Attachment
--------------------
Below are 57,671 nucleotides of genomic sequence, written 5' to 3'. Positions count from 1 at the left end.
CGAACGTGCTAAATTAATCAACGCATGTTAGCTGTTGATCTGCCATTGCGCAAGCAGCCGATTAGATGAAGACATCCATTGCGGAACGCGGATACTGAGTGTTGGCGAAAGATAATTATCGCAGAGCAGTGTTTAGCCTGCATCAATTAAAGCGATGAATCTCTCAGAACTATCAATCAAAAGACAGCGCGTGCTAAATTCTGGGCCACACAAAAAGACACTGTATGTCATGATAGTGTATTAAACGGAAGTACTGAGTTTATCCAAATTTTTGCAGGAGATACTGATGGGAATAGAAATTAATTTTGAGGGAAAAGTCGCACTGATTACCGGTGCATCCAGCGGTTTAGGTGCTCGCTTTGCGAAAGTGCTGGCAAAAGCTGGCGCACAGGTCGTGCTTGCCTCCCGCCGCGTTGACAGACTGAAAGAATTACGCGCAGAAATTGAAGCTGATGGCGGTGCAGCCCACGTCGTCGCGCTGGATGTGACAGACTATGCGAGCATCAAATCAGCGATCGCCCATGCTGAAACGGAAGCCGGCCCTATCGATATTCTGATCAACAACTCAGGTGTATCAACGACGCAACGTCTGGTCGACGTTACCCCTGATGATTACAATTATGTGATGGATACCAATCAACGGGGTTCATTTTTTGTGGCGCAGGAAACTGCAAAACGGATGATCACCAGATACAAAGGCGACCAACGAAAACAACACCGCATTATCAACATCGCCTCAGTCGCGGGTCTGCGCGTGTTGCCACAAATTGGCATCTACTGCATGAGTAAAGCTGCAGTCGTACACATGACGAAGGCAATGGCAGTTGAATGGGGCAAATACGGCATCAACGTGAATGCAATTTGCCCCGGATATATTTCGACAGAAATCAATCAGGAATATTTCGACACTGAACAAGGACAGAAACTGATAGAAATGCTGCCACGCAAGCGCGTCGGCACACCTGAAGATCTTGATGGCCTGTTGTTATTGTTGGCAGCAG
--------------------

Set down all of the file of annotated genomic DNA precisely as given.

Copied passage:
Below are 57,671 nucleotides of genomic sequence, written 5' to 3'. Positions count from 1 at the left end.
CGAACGTGCTAAATTAATCAACGCATGTTAGCTGTTGATCTGCCATTGCGCAAGCAGCCGATTAGATGAAGACATCCATTGCGGAACGCGGATACTGAGTGTTGGCGAAAGATAATTATCGCAGAGCAGTGTTTAGCCTGCATCAATTAAAGCGATGAATCTCTCAGAACTATCAATCAAAAGACAGCGCGTGCTAAATTCTGGGCCACACAAAAAGACACTGTATGTCATGATAGTGTATTAAACGGAAGTACTGAGTTTATCCAAATTTTTGCAGGAGATACTGATGGGAATAGAAATTAATTTTGAGGGAAAAGTCGCACTGATTACCGGTGCATCCAGCGGTTTAGGTGCTCGCTTTGCGAAAGTGCTGGCAAAAGCTGGCGCACAGGTCGTGCTTGCCTCCCGCCGCGTTGACAGACTGAAAGAATTACGCGCAGAAATTGAAGCTGATGGCGGTGCAGCCCACGTCGTCGCGCTGGATGTGACAGACTATGCGAGCATCAAATCAGCGATCGCCCATGCTGAAACGGAAGCCGGCCCTATCGATATTCTGATCAACAACTCAGGTGTATCAACGACGCAACGTCTGGTCGACGTTACCCCTGATGATTACAATTATGTGATGGATACCAATCAACGGGGTTCATTTTTTGTGGCGCAGGAAACTGCAAAACGGATGATCACCAGATACAAAGGCGACCAACGAAAACAACACCGCATTATCAACATCGCCTCAGTCGCGGGTCTGCGCGTGTTGCCACAAATTGGCATCTACTGCATGAGTAAAGCTGCAGTCGTACACATGACGAAGGCAATGGCAGTTGAATGGGGCAAATACGGCATCAACGTGAATGCAATTTGCCCCGGATATATTTCGACAGAAATCAATCAGGAATATTTCGACACTGAACAAGGACAGAAACTGATAGAAATGCTGCCACGCAAGCGCGTCGGCACACCTGAAGATCTTGATGGCCTGTTGTTATTGTTGGCAGCAG